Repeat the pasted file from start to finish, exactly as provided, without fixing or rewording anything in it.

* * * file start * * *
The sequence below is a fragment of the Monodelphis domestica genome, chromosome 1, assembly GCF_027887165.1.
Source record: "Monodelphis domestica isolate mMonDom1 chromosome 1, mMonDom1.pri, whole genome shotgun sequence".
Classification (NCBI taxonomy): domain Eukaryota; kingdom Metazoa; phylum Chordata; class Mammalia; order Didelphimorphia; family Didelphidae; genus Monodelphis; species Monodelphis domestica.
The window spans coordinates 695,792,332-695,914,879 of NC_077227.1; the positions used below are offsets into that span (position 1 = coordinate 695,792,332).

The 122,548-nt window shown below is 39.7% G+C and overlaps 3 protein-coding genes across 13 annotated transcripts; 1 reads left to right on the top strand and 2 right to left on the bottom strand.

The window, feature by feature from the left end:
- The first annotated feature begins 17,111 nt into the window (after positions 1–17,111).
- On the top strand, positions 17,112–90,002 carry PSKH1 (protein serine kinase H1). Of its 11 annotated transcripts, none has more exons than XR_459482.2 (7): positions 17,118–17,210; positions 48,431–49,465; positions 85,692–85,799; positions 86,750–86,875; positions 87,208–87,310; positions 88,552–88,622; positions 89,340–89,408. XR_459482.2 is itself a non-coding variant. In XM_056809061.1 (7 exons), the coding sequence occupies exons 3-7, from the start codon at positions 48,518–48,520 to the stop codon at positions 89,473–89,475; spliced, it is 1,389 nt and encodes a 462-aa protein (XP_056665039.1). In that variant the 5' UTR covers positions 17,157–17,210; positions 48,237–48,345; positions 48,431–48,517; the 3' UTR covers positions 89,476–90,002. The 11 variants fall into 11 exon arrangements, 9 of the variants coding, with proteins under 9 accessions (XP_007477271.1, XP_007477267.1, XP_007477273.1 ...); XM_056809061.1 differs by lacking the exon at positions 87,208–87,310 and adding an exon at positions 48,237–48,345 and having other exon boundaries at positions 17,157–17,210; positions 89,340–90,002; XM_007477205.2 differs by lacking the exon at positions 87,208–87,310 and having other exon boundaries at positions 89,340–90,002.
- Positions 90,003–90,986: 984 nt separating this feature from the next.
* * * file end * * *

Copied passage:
The sequence below is a fragment of the Monodelphis domestica genome, chromosome 1, assembly GCF_027887165.1.
Source record: "Monodelphis domestica isolate mMonDom1 chromosome 1, mMonDom1.pri, whole genome shotgun sequence".
Classification (NCBI taxonomy): domain Eukaryota; kingdom Metazoa; phylum Chordata; class Mammalia; order Didelphimorphia; family Didelphidae; genus Monodelphis; species Monodelphis domestica.
The window spans coordinates 695,792,332-695,914,879 of NC_077227.1; the positions used below are offsets into that span (position 1 = coordinate 695,792,332).

The 122,548-nt window shown below is 39.7% G+C and overlaps 3 protein-coding genes across 13 annotated transcripts; 1 reads left to right on the top strand and 2 right to left on the bottom strand.

The window, feature by feature from the left end:
- The first annotated feature begins 17,111 nt into the window (after positions 1–17,111).
- On the top strand, positions 17,112–90,002 carry PSKH1 (protein serine kinase H1). Of its 11 annotated transcripts, none has more exons than XR_459482.2 (7): positions 17,118–17,210; positions 48,431–49,465; positions 85,692–85,799; positions 86,750–86,875; positions 87,208–87,310; positions 88,552–88,622; positions 89,340–89,408. XR_459482.2 is itself a non-coding variant. In XM_056809061.1 (7 exons), the coding sequence occupies exons 3-7, from the start codon at positions 48,518–48,520 to the stop codon at positions 89,473–89,475; spliced, it is 1,389 nt and encodes a 462-aa protein (XP_056665039.1). In that variant the 5' UTR covers positions 17,157–17,210; positions 48,237–48,345; positions 48,431–48,517; the 3' UTR covers positions 89,476–90,002. The 11 variants fall into 11 exon arrangements, 9 of the variants coding, with proteins under 9 accessions (XP_007477271.1, XP_007477267.1, XP_007477273.1 ...); XM_056809061.1 differs by lacking the exon at positions 87,208–87,310 and adding an exon at positions 48,237–48,345 and having other exon boundaries at positions 17,157–17,210; positions 89,340–90,002; XM_007477205.2 differs by lacking the exon at positions 87,208–87,310 and having other exon boundaries at positions 89,340–90,002.
- Positions 90,003–90,986: 984 nt separating this feature from the next.